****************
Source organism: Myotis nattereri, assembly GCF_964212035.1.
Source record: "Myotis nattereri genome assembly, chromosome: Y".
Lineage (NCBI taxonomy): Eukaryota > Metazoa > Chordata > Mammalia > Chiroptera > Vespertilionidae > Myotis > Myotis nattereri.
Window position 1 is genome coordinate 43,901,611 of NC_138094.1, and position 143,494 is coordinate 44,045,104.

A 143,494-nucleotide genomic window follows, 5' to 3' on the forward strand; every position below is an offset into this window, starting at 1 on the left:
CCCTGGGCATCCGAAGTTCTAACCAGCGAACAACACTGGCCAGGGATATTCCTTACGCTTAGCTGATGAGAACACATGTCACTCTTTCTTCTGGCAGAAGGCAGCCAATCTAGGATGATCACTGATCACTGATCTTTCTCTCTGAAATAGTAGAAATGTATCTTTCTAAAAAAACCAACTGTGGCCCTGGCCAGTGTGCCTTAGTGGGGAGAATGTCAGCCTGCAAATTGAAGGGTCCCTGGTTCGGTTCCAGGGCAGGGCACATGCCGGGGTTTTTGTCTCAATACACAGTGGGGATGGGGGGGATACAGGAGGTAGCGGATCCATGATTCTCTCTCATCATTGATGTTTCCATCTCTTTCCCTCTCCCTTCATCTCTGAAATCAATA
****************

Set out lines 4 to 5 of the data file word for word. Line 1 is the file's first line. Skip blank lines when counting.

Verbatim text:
Window position 1 is genome coordinate 43,901,611 of NC_138094.1, and position 143,494 is coordinate 44,045,104.

A 143,494-nucleotide genomic window follows, 5' to 3' on the forward strand; every position below is an offset into this window, starting at 1 on the left: